CBS Says Reporter is Fine After Bizarre On-Air Speech Flub

Serene Branson was reporting on the Grammys when she became incoherent

By Sara Dover
|  Monday, Feb 14, 2011  |  Updated 5:00 PM CDT
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A CBS reporter's strange slip-up in a post-Grammy's telecast is still a mystery.

Serene Branson, a television correspondant for the channel's Los Angeles station, was reportedly feeling fine after her struggle with words live on air had some worried she had suffered a stroke.

The two-time Emmy nominated journalist began saying "A very, very heavy" as she began her coverage of highlights from the Grammy's on Sunday night, only to trip over her words and continue speaking nonsensically before the station cut her off.

"Serene Branson was examine by paramedics on scene immediately after her broadcast," CBS said in a statement on their website. "Her vital signs were normal. She was not hospitalized. As a precautionary measure, a colleague gave her a ride home and she says that she is feeling fine this morning."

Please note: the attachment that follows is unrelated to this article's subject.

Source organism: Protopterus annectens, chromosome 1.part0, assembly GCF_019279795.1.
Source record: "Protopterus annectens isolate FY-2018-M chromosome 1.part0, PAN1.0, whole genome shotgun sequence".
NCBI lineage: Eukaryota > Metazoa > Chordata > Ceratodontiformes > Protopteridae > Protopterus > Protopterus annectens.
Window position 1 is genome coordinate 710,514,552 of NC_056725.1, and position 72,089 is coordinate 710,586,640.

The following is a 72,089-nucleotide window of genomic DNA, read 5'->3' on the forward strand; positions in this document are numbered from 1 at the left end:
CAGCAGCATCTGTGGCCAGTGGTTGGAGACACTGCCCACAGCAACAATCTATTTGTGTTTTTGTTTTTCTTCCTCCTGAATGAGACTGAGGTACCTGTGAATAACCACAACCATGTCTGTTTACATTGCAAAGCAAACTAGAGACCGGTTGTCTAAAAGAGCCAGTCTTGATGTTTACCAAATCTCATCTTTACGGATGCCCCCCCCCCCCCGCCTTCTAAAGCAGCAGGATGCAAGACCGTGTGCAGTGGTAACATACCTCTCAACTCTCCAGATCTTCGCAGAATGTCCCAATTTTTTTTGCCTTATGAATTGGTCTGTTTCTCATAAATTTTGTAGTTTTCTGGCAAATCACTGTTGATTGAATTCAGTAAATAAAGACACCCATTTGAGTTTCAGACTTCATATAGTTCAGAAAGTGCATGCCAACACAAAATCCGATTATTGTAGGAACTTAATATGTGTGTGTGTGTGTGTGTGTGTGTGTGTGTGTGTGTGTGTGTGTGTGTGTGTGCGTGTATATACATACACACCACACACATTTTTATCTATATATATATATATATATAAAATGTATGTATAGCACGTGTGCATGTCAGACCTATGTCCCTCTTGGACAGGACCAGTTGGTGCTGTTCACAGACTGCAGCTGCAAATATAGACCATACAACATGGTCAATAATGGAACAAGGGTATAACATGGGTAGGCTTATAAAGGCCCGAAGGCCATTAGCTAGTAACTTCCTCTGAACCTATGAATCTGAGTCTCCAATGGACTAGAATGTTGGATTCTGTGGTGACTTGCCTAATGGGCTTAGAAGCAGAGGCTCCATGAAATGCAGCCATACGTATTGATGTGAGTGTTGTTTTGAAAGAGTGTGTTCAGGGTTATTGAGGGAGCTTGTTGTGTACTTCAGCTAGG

Even so, other reports speculated that Branson had suffered a stroke on air. Dr. Larry Goldstein, director of Duke Stroke Center in Durham, N.C., told ABC News that it was a "pretty scary clip."

"She appears to have an aphasia, [or] problem with expressive language, and right-sided facial weakness," said Goldstein, who was not assigned to her case. "Although this can be caused by other conditions, it is very concerning for stroke."

Dr. John Krakauer, a professor at Johns Hopkins, also offered his two cents after watching the clip. "I'm a little surprised," he told CBS. "Frankly, I would have admitted her."

The video went viral Monday morning, but many blogs took back some of their jokes after realizing the situation could have indicated a serious health problem. The Awl, one of the first sites to post the video, later updated their headline from "21 Seconds of the Most Hilarious Grammy's Coverage Ever" to "10 Seconds of (Acutally Possibly Not Funny) Grammys Coverage Ever."

"The news is muddled on this -- if it's simply misspeaking, it's very funny," the site writes. "If it's actually a medical incident? That's horrible."

CBS has since pulled the YouTube video from the internet, citing a copywright claim.

 

Selected Reading: Serene Branson Bio, CBS News, MSNBC

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